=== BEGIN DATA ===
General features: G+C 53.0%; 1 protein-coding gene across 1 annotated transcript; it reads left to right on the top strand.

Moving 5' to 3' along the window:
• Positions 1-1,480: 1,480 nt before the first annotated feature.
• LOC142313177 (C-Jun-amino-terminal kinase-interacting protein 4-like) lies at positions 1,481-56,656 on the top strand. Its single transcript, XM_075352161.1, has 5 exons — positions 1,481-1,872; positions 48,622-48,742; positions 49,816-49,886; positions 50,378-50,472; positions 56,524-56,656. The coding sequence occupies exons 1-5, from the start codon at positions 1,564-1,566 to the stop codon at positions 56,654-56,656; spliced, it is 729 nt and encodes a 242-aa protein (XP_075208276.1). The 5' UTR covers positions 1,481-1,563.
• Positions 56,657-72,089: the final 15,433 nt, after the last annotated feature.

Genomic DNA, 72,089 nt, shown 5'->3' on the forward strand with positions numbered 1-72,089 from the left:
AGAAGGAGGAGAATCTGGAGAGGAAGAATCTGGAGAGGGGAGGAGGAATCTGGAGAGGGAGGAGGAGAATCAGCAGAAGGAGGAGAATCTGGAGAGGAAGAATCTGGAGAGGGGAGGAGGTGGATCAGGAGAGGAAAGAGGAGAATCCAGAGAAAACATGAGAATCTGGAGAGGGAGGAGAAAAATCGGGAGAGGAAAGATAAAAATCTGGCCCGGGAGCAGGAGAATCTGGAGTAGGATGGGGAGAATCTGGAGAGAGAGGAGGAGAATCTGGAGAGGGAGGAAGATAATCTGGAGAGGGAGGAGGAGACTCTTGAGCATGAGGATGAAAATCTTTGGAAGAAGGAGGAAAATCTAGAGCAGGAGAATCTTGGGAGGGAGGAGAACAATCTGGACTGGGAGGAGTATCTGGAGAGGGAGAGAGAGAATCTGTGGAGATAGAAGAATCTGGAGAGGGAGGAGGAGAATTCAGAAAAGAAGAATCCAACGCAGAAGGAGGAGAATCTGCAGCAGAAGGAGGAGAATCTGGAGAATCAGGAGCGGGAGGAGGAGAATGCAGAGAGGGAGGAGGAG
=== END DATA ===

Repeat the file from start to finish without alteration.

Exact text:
General features: G+C 53.0%; 1 protein-coding gene across 1 annotated transcript; it reads left to right on the top strand.

Moving 5' to 3' along the window:
• Positions 1-1,480: 1,480 nt before the first annotated feature.
• LOC142313177 (C-Jun-amino-terminal kinase-interacting protein 4-like) lies at positions 1,481-56,656 on the top strand. Its single transcript, XM_075352161.1, has 5 exons — positions 1,481-1,872; positions 48,622-48,742; positions 49,816-49,886; positions 50,378-50,472; positions 56,524-56,656. The coding sequence occupies exons 1-5, from the start codon at positions 1,564-1,566 to the stop codon at positions 56,654-56,656; spliced, it is 729 nt and encodes a 242-aa protein (XP_075208276.1). The 5' UTR covers positions 1,481-1,563.
• Positions 56,657-72,089: the final 15,433 nt, after the last annotated feature.

Genomic DNA, 72,089 nt, shown 5'->3' on the forward strand with positions numbered 1-72,089 from the left:
AGAAGGAGGAGAATCTGGAGAGGAAGAATCTGGAGAGGGGAGGAGGAATCTGGAGAGGGAGGAGGAGAATCAGCAGAAGGAGGAGAATCTGGAGAGGAAGAATCTGGAGAGGGGAGGAGGTGGATCAGGAGAGGAAAGAGGAGAATCCAGAGAAAACATGAGAATCTGGAGAGGGAGGAGAAAAATCGGGAGAGGAAAGATAAAAATCTGGCCCGGGAGCAGGAGAATCTGGAGTAGGATGGGGAGAATCTGGAGAGAGAGGAGGAGAATCTGGAGAGGGAGGAAGATAATCTGGAGAGGGAGGAGGAGACTCTTGAGCATGAGGATGAAAATCTTTGGAAGAAGGAGGAAAATCTAGAGCAGGAGAATCTTGGGAGGGAGGAGAACAATCTGGACTGGGAGGAGTATCTGGAGAGGGAGAGAGAGAATCTGTGGAGATAGAAGAATCTGGAGAGGGAGGAGGAGAATTCAGAAAAGAAGAATCCAACGCAGAAGGAGGAGAATCTGCAGCAGAAGGAGGAGAATCTGGAGAATCAGGAGCGGGAGGAGGAGAATGCAGAGAGGGAGGAGGAG